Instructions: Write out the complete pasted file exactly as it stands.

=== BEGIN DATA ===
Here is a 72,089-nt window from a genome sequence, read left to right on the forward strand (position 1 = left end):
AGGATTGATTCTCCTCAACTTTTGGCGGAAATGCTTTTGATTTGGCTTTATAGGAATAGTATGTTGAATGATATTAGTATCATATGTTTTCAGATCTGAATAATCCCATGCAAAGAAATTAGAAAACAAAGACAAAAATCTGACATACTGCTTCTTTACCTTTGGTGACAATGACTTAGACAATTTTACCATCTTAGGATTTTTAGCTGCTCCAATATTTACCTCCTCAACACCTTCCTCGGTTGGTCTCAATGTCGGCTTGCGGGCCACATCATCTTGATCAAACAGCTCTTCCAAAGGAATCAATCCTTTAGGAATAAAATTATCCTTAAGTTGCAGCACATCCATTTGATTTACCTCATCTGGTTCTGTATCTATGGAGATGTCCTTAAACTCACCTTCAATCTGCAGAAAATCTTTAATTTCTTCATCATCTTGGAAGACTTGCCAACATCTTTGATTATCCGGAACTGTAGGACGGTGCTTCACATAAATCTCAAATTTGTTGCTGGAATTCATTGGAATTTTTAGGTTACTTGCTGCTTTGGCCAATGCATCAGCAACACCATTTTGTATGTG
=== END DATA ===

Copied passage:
Here is a 72,089-nt window from a genome sequence, read left to right on the forward strand (position 1 = left end):
AGGATTGATTCTCCTCAACTTTTGGCGGAAATGCTTTTGATTTGGCTTTATAGGAATAGTATGTTGAATGATATTAGTATCATATGTTTTCAGATCTGAATAATCCCATGCAAAGAAATTAGAAAACAAAGACAAAAATCTGACATACTGCTTCTTTACCTTTGGTGACAATGACTTAGACAATTTTACCATCTTAGGATTTTTAGCTGCTCCAATATTTACCTCCTCAACACCTTCCTCGGTTGGTCTCAATGTCGGCTTGCGGGCCACATCATCTTGATCAAACAGCTCTTCCAAAGGAATCAATCCTTTAGGAATAAAATTATCCTTAAGTTGCAGCACATCCATTTGATTTACCTCATCTGGTTCTGTATCTATGGAGATGTCCTTAAACTCACCTTCAATCTGCAGAAAATCTTTAATTTCTTCATCATCTTGGAAGACTTGCCAACATCTTTGATTATCCGGAACTGTAGGACGGTGCTTCACATAAATCTCAAATTTGTTGCTGGAATTCATTGGAATTTTTAGGTTACTTGCTGCTTTGGCCAATGCATCAGCAACACCATTTTGTATGTG